SC-1: Democrat Joe Cunningham said on Twitter: "The Democratic Party needs new leadership now. If elected, I will not vote for Nancy Pelosi for speaker. Time to move forward and win again."
VA-7: Democrat Abigail Spanberger, in a July statement to NBC News: "We need new leadership in Washington, on both sides of the aisle, and at every level, from first-term members to Congressional leadership, and for this reason, under no circumstances, would I vote for Nancy Pelosi to again be Speaker of the House." And on Morning Joe on November 12, she said again: "I have tremendous respect for everything that Leader Pelosi has been able to accomplish thus far in her very distinguished career within Congress. But I do think that it's a time that as we have, just such an incredible level of divisiveness in our political rhetoric and discussions, we need new leaders driving the conversation. So I will be voting for someone else."
House Republicans hold their leadership contests today
Speaking of leadership elections, NBC's Alex Moe reports that House Republicans are holding their closed-door contests this afternoon starting at 1:00 pm ET. Only a simple majority of the conference is needed to be elected.
House Republicans will hold their elections in this order: minority leader, minority whip, conference chair, NRCC chair, policy chair, vice chair and secretary.
An on-camera press conference with the new leadership team is expected around 3:00 pm ET to 4:00 pm ET, Moe adds.
The uncalled Senate races (1)
FL-SEN (Scott leads Nelson by 12,562 votes as the contest heads to a manual recount)
(MS-SEN goes to runoff)
The uncalled GOV races (1)
GA-GOV (GOPer Brian Kemp remains at 50.3 percent)
The uncalled House races (10)
CA-10 (The AP called this race for Dem Josh Harder; NBC News has yet to call it)
CA-39 (GOPer Young Kim leads Dem Gil Cisernos, 50.2 percent to 49.8 percent)
GA-7 (GOPer Rob Woodall is ahead, 50.2 percent to 49.8 percent)
ME-2 (it appears the race is headed to ranked choice to determine the winner)
NM-2 (NBC News retracted its earlier call in favor of the Republicans; Dem Xochitl Torres Small is ahead, 51 percent to 49 percent)
NC-9 (GOPer Mark Harris is ahead, 49.4 percent to 48.8 percent)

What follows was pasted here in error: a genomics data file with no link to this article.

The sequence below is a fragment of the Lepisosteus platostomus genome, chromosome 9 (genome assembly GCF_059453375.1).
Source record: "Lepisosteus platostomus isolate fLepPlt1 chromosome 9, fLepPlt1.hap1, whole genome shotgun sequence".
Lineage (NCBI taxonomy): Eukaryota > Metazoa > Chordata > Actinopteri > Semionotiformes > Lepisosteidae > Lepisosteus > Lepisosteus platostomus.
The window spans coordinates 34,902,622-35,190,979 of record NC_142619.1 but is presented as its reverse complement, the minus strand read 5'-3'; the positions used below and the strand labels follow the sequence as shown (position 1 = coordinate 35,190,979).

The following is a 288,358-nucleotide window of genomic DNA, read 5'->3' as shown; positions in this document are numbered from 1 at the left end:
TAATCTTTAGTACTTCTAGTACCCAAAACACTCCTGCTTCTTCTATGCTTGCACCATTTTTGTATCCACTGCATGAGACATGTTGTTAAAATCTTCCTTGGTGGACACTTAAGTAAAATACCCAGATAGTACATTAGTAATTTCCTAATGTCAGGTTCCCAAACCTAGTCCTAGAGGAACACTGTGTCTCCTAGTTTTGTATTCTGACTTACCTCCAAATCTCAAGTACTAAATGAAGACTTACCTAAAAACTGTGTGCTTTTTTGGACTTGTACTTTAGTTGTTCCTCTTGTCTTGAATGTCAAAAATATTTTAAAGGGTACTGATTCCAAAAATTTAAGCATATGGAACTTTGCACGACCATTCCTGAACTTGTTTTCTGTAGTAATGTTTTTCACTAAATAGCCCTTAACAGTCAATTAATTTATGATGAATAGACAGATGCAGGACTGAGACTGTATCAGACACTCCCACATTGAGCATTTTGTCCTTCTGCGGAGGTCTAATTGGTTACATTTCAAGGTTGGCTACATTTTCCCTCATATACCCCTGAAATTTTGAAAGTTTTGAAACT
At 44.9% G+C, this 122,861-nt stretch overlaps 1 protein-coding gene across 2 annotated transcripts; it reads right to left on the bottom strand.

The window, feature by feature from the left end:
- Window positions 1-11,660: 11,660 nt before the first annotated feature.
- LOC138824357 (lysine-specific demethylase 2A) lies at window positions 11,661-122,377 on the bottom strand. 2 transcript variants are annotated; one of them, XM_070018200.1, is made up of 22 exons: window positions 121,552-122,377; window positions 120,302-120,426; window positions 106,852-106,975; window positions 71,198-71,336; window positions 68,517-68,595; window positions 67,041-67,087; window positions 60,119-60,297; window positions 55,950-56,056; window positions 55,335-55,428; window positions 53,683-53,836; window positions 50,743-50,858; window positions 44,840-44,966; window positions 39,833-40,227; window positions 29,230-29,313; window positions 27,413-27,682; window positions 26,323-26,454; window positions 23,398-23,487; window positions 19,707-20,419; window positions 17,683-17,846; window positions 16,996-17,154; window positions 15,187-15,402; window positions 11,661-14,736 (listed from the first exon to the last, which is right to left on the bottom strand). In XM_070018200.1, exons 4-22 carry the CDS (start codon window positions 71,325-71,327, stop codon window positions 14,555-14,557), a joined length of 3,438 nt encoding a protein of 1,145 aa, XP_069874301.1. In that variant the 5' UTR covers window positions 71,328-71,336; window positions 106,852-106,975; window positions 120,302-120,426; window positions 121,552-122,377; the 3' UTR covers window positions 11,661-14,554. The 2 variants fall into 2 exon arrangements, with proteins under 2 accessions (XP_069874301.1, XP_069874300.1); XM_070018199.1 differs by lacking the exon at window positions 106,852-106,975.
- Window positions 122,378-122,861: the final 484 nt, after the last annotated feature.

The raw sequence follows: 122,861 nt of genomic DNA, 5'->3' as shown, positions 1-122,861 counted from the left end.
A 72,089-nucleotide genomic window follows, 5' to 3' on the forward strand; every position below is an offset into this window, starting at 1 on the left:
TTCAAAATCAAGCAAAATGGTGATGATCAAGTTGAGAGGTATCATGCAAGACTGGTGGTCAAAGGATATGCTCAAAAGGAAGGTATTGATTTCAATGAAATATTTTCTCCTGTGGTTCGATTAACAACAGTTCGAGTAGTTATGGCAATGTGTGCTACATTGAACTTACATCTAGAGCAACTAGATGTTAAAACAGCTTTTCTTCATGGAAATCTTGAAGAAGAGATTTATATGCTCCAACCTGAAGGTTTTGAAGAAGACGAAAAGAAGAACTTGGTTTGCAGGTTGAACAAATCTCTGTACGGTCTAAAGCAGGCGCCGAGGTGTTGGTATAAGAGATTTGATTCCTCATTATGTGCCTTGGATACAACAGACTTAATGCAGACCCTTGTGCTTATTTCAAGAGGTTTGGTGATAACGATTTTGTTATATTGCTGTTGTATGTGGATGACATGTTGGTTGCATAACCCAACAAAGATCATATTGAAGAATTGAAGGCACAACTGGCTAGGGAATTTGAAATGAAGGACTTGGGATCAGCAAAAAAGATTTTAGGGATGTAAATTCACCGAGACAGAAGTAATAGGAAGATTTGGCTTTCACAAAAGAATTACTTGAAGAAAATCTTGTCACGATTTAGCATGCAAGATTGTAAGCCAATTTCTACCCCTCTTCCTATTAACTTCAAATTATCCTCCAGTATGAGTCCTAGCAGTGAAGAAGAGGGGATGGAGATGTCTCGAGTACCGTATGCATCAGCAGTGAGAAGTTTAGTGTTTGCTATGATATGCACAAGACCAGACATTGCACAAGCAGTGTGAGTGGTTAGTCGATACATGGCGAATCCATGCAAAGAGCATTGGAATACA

NJ-3 (Dem Andy Kim is ahead, 49.9 percent to 48.8 percent)
UT-4 (Dem Ben McAdams is ahead, 50.3 percent to 49.7 percent)
WaPo: "Five days of fury" inside the Trump White House
It really seems like President Trump hasn't taken the midterm results very well. "As he jetted to Paris last Friday, President Trump received a congratulatory phone call aboard Air Force One. British Prime Minister Theresa May was calling to celebrate the Republican Party's wins in the midterm elections — never mind that Democrats seized control of the House — but her appeal to the American president's vanity was met with an ornery outburst. Trump berated May for Britain not doing enough," the Washington Post writes.
"For Trump, that testy call set the tone for five days of fury... During his 43-hour stay in Paris, Trump brooded over the Florida recounts and sulked over key races being called for Democrats in the midterm elections that he had claimed as a 'big victory.' He erupted at his staff over media coverage of his decision to skip a ceremony honoring the military sacrifice of World War I. The president also was angry and resentful over French President Emmanuel Macron's public rebuke of rising nationalism."
First lady calls for firing of national security aide
Here's more chaos inside the White House: "In an extraordinary move for a first lady, Melania Trump's office on Tuesday publicly called for the firing of a senior National Security Council official," per NBC's Carol Lee, Kristen Welker and Hallie Jackson. "Stephanie Grisham, the first lady's communications director issued a statement around 2:30 p.m. saying the official, Mira Ricardel, should no longer serve as the NSC's No. 2."
"'It is the position of the Office of the First Lady that she no longer deserves the honor of serving in this White House,' Grisham said."
"Melania Trump conveyed the incidents to President Donald Trump, people familiar with the disagreements said. The confrontations included Ricardel demanding NSC staff have seats on the first lady's plane during her trip to Africa last month, people familiar with the disagreements said."
Chief of staff Kelly might soon exit the White House
And here's EVEN MORE White House chaos from NBC's Carol Lee, Kristen Welker, Hallie Jackson and Courtney Kube: "John Kelly, mired in conflicts with a widening array of officials from the National Security Council to the office of the first lady, may soon depart the Trump administration, according to seven people familiar with the discussions."
"Nick Ayers, Vice President Mike Pence's chief of staff, is among those being considered for the job, three of the people said, though President Donald Trump has mused about other possible candidates."